Dr. Kamal Ranadive, known for her cancer research, has her birthday on November 8th, and on this occasion Google is celebrating the Indian cell biologist with a doodle. Ranadive was a founding member of the Indian Women Scientists’ Association and is known for its commitment to creating a fairer society through science and education. The Google Doodle has reached target groups in India, the USA, Canada, Peru, Chile, Argentina, Iceland and other regions. This latest Google Doodle from Dr. Kamal Ranadive was created by the Indian artist Ibrahim Rayintakath.
When creating the Dr. Kamal Ranadive Google Doodle reveals to Rayintakath in a Google blog post that he was inspired by the laboratory aesthetics of the late 20th century and the microscopic world of cells associated with leprosy and cancer. Through this doodle, the artist hopes that people will be curious to find out more about Dr. Kamal Ranadive and their contributions to biology. She was born on this day in 1917 in Pune and her maiden name is Kamal Samarath. She died in 2001.
Dr. Kamal Ranadive studied medicine at the suggestion of her father and later devoted her life to biology. Ranadive received his PhD in cytology, the study of cells, in 1949 while working as a researcher at the Indian Cancer Research Center (ICRC). She later pursued her scholarship at John Hopkins University in Baltimore and returned to Mumbai to open India’s first tissue culture laboratory.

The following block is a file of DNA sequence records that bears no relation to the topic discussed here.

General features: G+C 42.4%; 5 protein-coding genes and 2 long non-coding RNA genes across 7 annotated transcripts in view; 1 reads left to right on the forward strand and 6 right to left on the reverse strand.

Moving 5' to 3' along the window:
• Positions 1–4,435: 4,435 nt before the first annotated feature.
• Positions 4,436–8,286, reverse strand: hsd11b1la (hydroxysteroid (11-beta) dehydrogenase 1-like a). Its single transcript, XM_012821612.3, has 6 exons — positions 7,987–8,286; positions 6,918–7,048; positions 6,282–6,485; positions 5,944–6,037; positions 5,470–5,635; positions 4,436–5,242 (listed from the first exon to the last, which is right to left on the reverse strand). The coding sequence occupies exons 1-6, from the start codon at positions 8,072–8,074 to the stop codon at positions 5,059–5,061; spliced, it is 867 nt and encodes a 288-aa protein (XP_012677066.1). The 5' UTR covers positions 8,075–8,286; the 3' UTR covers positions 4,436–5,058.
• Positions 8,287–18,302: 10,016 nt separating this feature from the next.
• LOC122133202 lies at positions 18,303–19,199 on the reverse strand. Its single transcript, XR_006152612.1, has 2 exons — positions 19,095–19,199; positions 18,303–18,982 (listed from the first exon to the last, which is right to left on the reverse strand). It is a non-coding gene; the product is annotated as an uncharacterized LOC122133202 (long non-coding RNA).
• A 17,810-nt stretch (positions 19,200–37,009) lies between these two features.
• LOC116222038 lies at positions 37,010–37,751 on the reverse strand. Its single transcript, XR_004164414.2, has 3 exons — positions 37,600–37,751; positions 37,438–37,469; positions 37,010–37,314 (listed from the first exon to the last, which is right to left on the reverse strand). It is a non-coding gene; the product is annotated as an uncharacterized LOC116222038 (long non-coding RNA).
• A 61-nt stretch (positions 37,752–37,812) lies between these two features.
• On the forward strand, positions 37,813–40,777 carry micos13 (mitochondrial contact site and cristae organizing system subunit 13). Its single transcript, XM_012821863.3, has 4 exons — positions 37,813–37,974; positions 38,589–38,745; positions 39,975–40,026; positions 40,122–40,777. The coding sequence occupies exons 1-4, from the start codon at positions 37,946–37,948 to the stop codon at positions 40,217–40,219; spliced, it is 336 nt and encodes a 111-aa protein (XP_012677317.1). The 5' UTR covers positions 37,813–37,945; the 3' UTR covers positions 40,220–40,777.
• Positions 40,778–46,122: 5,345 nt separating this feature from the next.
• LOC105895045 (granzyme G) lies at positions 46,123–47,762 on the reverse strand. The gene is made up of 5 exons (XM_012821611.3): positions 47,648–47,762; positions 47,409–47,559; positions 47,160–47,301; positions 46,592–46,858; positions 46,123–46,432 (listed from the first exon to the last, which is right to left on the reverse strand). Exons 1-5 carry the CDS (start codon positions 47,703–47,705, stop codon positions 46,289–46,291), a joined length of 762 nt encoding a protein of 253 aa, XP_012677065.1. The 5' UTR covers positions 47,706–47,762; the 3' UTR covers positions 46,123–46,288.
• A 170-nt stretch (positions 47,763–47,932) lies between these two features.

In the blog post, Google explains that Randive later became director of the ICRC and was one of the first researchers in India to suggest a link between breast cancer and heredity, and to identify the link between cancer and certain viruses. Ranadive also looked at Mycobacterium leprae, the bacterium that causes leprosy, and helped develop a vaccine. In 1973, Dr. Kamal Ranadive and eleven colleagues from the Indian Women Scientists’ Association (IWSA) to support women in scientific fields.
After her retirement, Dr. Kamal Ranadive in rural communities in Maharashtra where she trained women to be health workers and provided health and nutrition education. IWSA now has 11 chapters in India and offers scholarships and childcare options for women in academia.
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Tasneem Akolawala is Senior Reporter for Gadgets 360. Her reporting expertise spans smartphones, wearables, apps, social media and the entire tech industry. She reports from Mumbai and also writes about the ups and downs in the Indian telecommunications sector. Tasneem can be reached on Twitter at @MuteRiot, and hints, tips and press releases can be sent to email@example.com. More What I love, hate and fear about NFTs